Overall, this is a quintessential ACF startup trip as ACF tagline is “learn, build, apply”. CityPlug team started about 2 years ago and went through typical startup struggles(member exit or drop, pivoting and hitting the startup team’s peaks and lows). After all these dynamic startup team phase experiences, it was high time for our CityPlug team to practice or rather embrace the “apply” part despite many hindrances(ex: the product is for EV drivers and infrastructure builders and all members are students without driver license let alone EV ownership yet). What’s amazing about this idea(testing the product the team built over the 2years) was looking at from this challenge from “can do prism” by eliminating one by one from the list so we can execute and hit the road with EV car and test our two key models(City Modeling and Long Range Modeling)
Range Anxiety: Rain, Uphill drive, and low battery
These are the 3 deadly triggers at least for me during our testing trip when we were desperately trying to reach our final charging station before we head home on the uphill drive with volatile stock market(gamestop trade) graphs looking at battery graphs on the monitor.
It was raining hard and we were driving up the last hill to reach the other side where the Tesla charging station is at. The problem was we were losing the battery even faster due to uphill driving and the rain was worsening which made us really feel the true “range anxiety” directly.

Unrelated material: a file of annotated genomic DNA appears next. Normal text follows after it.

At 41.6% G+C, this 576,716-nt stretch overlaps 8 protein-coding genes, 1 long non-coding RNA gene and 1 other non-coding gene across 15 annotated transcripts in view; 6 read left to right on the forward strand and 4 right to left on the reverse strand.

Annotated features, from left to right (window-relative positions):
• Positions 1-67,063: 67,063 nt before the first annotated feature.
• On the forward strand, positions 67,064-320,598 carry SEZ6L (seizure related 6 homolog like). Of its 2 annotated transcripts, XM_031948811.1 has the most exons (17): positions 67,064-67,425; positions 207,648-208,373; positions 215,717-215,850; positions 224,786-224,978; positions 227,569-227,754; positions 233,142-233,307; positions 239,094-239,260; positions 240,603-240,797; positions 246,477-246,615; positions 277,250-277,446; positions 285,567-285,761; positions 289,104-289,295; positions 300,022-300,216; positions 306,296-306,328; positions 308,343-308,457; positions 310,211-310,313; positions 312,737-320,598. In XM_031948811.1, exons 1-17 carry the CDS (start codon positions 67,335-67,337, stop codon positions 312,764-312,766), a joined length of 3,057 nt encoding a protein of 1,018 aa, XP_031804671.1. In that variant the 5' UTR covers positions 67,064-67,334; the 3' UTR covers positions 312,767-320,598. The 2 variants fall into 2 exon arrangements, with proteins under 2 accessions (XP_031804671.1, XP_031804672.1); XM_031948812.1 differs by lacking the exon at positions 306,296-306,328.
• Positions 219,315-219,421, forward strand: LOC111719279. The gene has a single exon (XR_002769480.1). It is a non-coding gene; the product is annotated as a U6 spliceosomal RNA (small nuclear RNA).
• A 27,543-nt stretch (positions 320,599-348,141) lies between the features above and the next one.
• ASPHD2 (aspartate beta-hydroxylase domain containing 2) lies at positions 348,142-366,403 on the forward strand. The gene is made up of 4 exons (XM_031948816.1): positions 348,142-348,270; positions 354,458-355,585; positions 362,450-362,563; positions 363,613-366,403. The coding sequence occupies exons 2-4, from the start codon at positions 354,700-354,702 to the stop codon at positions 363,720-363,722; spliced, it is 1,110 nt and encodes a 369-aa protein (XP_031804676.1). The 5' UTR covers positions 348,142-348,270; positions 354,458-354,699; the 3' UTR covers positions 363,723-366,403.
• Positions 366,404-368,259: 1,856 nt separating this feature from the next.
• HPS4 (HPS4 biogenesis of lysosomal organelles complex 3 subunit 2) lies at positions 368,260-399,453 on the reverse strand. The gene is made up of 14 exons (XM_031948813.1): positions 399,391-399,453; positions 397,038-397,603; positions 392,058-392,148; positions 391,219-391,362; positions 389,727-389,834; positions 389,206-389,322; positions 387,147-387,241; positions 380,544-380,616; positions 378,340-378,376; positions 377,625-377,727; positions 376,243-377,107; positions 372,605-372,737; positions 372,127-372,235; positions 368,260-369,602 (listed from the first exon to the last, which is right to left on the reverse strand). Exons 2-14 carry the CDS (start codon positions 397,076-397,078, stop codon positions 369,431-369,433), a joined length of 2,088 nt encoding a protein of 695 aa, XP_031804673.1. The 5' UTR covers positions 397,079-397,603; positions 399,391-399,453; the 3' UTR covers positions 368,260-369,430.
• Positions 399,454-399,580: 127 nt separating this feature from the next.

The day before the trip, the team selected 14 sample points along the projected route to verify the decisions made by our model. For each location, the team would record the amount of traffic(low, mid, high), the estimate of the number of vehicles in the area, and the time of the day along with other variables. The team would manually discuss the suitability of a charging station at the location on a scale of 1 to 10, then compare the recorded data with the output from the model.
This trip can be a great story to include in our pitch. Now we can say that, “we didn’t just create our product. We tested it.” Testing the product to ensure quality is a sign that a company cares about its customers. So, mentioning this business trip in our website and videos will show our passion and effort put into this project. When choosing pictures from the trip for our website, I made sure to maintain the professional feeling of our website. This was an exciting moment for our team, but we also needed to make sure we use this trip as an opportunity to improve our project and promote our product to the public.
Connect With Us: